By Daniel Robillard || Investigative Reporter

Franklin & Marshall is seeing its highest spike in COVID-19 cases since the College began keeping track after opening campus in late August. There are currently 13 active cases, according to Alan Caniglia, the College’s Vice President for Strategic Initiatives.

The College had gone nearly one full month without a single reported case until four students tested positive during modified universal testing conducted early last week. On Friday, the College conducted an additional round of surveillance testing for a student group with which the positive individuals were associated. Of the 72 students that were tested on Friday, 8 received positive test results, a more than 11% positivity rate for that particular round of testing.

In an email to students, faculty, and professional staff, Caniglia said that the cases were limited to a few small groups and that there was “no indication of a superspreader event.”

The 13 current positive cases nearly double F&M’s previous highest case total, 7, which came at the end of September. As a result of the recent spike in positive cases, 42 students are currently in quarantine or isolation in Schnader Hall or in off-campus housing, F&M President Barbara Altmann told The College Reporter on Sunday.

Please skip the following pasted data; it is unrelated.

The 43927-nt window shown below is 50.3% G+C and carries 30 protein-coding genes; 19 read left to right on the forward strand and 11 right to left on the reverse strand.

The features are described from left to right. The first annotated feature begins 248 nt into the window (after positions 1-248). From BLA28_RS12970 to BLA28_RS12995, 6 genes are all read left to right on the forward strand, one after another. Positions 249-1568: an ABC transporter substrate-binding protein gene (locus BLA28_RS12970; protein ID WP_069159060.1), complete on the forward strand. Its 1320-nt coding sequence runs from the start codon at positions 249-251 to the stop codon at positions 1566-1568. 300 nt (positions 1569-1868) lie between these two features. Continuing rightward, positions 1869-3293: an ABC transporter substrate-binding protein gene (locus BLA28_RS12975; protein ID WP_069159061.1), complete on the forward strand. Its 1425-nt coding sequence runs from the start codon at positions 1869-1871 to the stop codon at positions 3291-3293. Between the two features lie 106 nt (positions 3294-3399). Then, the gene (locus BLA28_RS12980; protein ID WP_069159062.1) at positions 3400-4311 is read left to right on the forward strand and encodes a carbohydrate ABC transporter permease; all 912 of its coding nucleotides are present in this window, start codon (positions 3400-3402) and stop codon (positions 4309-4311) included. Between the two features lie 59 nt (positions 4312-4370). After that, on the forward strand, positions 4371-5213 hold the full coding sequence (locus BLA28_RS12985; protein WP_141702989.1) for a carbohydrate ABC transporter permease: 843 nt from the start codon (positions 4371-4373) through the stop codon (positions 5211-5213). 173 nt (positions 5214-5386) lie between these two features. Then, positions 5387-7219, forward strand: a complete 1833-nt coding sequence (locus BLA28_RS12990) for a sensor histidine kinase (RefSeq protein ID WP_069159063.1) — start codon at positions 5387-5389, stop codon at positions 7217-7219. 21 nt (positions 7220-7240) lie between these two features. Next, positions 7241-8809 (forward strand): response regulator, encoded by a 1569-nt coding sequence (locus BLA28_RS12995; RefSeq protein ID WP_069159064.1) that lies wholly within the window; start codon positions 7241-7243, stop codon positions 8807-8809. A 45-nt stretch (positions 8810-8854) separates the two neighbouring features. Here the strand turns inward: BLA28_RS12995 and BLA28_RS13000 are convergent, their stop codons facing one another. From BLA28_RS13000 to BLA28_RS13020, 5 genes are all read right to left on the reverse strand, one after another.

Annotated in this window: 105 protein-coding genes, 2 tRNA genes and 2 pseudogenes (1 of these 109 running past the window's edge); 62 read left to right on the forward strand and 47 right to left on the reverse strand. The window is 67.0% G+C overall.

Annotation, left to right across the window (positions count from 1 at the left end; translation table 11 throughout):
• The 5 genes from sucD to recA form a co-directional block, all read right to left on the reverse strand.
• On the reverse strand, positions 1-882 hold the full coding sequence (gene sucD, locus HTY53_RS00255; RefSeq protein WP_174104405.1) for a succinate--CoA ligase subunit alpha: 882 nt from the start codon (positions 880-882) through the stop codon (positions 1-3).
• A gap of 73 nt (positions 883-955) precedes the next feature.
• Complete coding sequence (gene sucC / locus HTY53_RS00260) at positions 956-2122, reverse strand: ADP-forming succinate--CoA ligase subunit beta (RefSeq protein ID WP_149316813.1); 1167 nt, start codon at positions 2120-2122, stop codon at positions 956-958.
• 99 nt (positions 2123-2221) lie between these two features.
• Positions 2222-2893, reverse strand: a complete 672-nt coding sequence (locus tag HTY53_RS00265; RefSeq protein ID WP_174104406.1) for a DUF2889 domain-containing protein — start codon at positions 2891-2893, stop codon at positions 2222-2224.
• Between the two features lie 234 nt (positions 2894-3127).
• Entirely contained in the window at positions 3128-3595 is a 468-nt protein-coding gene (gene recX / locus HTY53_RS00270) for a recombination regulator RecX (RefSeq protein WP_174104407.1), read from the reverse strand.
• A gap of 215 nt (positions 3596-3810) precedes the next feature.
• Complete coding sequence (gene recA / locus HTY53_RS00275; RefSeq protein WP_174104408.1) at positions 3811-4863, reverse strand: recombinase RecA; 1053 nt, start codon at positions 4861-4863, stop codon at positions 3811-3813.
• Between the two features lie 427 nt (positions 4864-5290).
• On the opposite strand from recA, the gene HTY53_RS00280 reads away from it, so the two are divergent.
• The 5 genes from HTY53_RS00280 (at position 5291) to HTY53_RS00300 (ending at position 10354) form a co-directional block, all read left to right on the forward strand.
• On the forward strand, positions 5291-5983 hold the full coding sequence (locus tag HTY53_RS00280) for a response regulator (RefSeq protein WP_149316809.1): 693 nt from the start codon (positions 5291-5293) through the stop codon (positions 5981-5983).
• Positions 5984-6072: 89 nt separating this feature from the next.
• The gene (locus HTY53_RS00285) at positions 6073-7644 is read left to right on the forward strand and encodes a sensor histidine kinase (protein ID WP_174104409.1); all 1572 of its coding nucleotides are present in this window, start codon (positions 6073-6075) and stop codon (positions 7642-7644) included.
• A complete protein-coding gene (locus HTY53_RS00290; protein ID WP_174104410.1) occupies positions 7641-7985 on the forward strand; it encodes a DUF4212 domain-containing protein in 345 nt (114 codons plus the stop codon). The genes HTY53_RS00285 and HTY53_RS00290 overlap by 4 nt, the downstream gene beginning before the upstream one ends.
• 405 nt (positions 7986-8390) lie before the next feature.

Although the recent spike in cases may be currently limited to a few small groups, cases across Lancaster county and Pennsylvania have been skyrocketing in recent days. This past Thursday, November 5th, Lancaster County set a record for new COVID-19 cases with 169. Pennsylvania also set a record with 3,898 cases that same day. Hospitals have also begun to feel the strain as cases begin to spike. In Lancaster County this weekend, 68 patients were hospitalized with COVID-19, the highest number yet.

Lancaster County school districts have also faced increasing cases, with more than 200 cases reported thus far.

If the recent spike in cases at F&M is indeed limited, the College will be approaching the end of the fall semester largely having defied the odds, with case counts going into double-digits only once the entire year.

Junior Daniel Robillard is an Investigative Reporter. His email is